Socrates: Socrates was born in Athens about 470 BC and lived until 399 BC, he was a classical Greek Athenian philosopher and is credited as one of the founders of Western philosophy. An accurate picture of the man, his life, and viewpoints are problematic because he did not write any philosophical texts, everything we know is based on writings by his students and contemporaries… this is what is known as the Socratic problem. Socrates was later tried and put to death for “corrupting the youth and impiety”.
Throughout his life Socrates never wrote anything down because he believed knowledge was a living interactive thing and not to be written in a static writing (I bet the internet would have really appealed to his love of interactive discussions), so his typical method of philosophical inquiry consisted of questioning people on their positions and working them through questions until they reached a contradiction, thus proving to them that their original assertion was wrong.
Socrates most famous philosophical ideas: The necessity of doing what one thinks is right even in the face of universal opposition, and the need to pursue knowledge even when opposed, which he did end up paying the price for these ideas in the end. Socrates was unconcerned with physical or metaphysical questions; the issue of primary importance for him was ethics and living a good life. During his trial and written in Plato’s “The Apology” he gave the idea that truth needs to be pursued by changing your position through questioning and conflict with opposing ideas.
It is THIS idea of the truth being pursued, rather than discovered, that characterizes Socratic thought and much of our “Western” philosophical thought today. Plato: Plato was born in around 428 BC and lived until 348 BC, he was a classical Greek philosopher, mathematician, writer of philosophical dialogues, and founder of the Academy of Athens… which was the first institution of higher learning in the Western world. Plato was a student to Socrates and was a teacher to Aristotle and was instrumental in laying the groundwork of Western philosophy and science.
He was a brilliant writer and one the most influential authors in the history of Philosophy. The fundamental aspect of Plato’s thought is the theory of “ideas” or “forms”. Plato believed the world that appears to our senses is in some way filled with error, or defective. He believed there is a “perfect realm”, populated by entities otherwise known as “forms” or “ideas” that are eternal, changeless and in some sense related to the structure of our world. Plato urges us to transform our values by taking to heart the greater reality of the forms and the defectiveness of the living world.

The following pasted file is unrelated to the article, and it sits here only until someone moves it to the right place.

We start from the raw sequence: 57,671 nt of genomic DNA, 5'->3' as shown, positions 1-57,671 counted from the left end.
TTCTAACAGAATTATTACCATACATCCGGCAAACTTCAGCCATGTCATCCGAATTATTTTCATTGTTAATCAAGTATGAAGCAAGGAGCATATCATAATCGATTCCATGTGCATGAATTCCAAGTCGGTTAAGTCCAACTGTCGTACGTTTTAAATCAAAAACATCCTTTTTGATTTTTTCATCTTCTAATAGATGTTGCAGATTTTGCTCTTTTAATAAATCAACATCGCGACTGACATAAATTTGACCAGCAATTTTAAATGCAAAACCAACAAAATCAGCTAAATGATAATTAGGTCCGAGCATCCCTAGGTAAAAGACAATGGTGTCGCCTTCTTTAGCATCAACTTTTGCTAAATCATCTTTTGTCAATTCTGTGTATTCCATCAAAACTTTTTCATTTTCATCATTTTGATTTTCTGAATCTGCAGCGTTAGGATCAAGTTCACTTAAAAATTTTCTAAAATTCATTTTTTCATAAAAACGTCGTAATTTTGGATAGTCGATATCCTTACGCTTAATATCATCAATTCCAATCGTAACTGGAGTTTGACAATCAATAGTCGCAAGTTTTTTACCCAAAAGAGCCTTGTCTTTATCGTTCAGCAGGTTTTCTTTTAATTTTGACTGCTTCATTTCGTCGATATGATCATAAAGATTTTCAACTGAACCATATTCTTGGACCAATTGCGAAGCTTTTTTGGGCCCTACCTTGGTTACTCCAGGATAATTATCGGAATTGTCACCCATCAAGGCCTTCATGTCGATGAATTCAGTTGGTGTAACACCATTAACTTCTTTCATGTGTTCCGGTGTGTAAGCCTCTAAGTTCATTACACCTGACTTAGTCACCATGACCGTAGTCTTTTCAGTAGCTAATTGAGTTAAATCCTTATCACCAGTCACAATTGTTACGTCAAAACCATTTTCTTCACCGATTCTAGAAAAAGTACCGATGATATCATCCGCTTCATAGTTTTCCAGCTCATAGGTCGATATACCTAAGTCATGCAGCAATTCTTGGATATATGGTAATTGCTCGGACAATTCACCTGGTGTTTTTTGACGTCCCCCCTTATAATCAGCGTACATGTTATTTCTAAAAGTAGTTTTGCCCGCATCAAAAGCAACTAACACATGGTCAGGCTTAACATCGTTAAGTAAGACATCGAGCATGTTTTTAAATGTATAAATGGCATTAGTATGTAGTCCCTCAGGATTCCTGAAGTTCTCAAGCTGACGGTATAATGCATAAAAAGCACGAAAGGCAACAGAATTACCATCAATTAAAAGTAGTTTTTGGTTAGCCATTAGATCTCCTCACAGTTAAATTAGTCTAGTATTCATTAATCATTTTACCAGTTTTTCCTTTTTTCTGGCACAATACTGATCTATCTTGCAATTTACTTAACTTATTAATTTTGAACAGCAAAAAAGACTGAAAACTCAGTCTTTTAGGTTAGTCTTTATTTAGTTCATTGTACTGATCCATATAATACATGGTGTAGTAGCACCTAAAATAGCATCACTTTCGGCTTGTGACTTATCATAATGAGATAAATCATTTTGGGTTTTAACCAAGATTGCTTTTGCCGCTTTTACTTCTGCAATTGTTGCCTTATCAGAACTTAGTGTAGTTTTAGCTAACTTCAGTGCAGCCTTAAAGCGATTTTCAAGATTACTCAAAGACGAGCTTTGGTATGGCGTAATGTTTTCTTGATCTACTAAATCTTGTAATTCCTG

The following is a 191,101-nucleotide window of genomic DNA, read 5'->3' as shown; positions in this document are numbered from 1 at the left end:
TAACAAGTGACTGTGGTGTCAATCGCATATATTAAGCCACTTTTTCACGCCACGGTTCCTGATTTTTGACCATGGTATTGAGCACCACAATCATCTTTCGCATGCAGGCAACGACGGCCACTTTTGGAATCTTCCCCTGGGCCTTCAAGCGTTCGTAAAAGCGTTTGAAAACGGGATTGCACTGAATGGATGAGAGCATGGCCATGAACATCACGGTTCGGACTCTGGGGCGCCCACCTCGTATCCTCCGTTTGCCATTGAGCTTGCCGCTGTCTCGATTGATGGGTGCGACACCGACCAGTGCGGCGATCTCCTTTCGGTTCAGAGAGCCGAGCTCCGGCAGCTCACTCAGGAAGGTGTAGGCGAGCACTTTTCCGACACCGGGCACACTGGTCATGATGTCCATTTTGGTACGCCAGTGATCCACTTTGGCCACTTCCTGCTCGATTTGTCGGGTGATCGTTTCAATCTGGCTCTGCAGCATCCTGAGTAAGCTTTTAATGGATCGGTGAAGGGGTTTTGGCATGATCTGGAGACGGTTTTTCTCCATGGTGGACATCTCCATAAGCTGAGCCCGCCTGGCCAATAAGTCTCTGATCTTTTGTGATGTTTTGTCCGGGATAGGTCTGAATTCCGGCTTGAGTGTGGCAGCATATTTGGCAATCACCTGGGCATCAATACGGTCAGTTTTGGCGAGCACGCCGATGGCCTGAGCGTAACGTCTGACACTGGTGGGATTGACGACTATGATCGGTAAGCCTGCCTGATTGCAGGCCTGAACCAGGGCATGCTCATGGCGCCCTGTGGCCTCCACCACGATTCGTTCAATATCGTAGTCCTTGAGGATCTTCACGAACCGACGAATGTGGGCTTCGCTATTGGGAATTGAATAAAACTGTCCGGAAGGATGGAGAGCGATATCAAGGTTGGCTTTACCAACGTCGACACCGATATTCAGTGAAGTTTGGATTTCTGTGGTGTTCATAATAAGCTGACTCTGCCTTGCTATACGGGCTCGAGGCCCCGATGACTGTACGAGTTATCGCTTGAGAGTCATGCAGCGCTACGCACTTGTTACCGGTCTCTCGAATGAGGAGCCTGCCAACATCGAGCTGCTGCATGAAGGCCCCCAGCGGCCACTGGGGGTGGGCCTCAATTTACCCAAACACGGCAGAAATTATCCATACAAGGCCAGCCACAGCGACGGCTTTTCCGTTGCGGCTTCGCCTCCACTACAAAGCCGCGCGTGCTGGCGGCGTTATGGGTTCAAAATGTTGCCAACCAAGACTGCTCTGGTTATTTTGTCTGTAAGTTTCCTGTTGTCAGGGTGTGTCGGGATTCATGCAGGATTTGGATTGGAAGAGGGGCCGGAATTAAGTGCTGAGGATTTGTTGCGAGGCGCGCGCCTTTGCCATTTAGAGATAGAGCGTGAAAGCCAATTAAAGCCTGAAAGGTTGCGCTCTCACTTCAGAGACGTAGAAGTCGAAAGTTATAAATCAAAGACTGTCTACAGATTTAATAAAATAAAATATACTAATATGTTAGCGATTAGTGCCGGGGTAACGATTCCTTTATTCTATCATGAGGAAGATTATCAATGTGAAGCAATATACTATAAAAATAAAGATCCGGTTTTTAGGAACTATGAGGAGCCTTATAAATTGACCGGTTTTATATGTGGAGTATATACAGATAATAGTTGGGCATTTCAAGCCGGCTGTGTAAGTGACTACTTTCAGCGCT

He says we must recognize that the soul is a different sort of object from the body; it does not depend on the existence of the body for its functioning. This says that the soul can then grasp the nature of the forms far more easily when it is not encumbered by its attachment to anything in the physical world. In Plato’s most influential dialogue called “The Republic” he deals with his thoughts about “forms” in a passage discussing prisoners of the cave and his abstract presentation of the divided line.
Humans live in a world of visible and intelligible things. The visible world surrounds us… what we see, hear and experience, this place is a world of change and uncertainty. The intelligible world is made up of unchanging products of human reason such as mathematics; this is the world of reality. This intelligible world contains eternal “forms” of things. For example the form or idea of a dog is abstract and applies to all dogs; this form never changes. If all the dogs in the world were to vanish the form still would not change.
A dog is a physical changing object and can change or easily cease to be, but the “form” or “idea” never changes. Aristotle: Aristotle lived from 384 BC to 324 BC, was a Greek philosopher and student of Plato and teacher to Alexander the Great. His writing covered not only philosophy, but physics, metaphysics, poetry, theater, music, linguistics, ethics, biology and the list goes on. Together with Plato and Socrates, Aristotle is known to be one of the most important founding fathers of Western philosophy.
His writings were the first to actually create a comprehensive system of Western philosophy. Aristotle studied under Plato, but he fundamentally disagreed with him on just about everything it seems. He could not think of the world in such abstract terms as Plato did, he believed the world could be understood through detailed observation and cataloging of phenomenon. As a result of this belief, he wrote about everything from politics to poetry, from anatomy to physics.
Greek philosophy up to this point mainly dealt with the study of knowledge and questions of certainty (i. e. suppose nothing is real? ). Aristotle approached the question by categorizing based on their objects and the approx. certainty you could know those objects. For instance, certain objects permit you to have a knowledge that is true all the time, let’s use geometry as an example, when we say a triangle is a polygon with three corners, it always has that description and is true all the time, this type of knowledge is based on certainty and precise explanations.
Other objects such as normal human feelings don’t permit certainty, for example if you were to insult someone you don’t know if they would be angry with you or not. This type of knowledge is based on probability and imprecise explanations. As Aristotle put it, “One cannot expect the same level of certainty in politics or ethics that one can demand in geometry or logic”.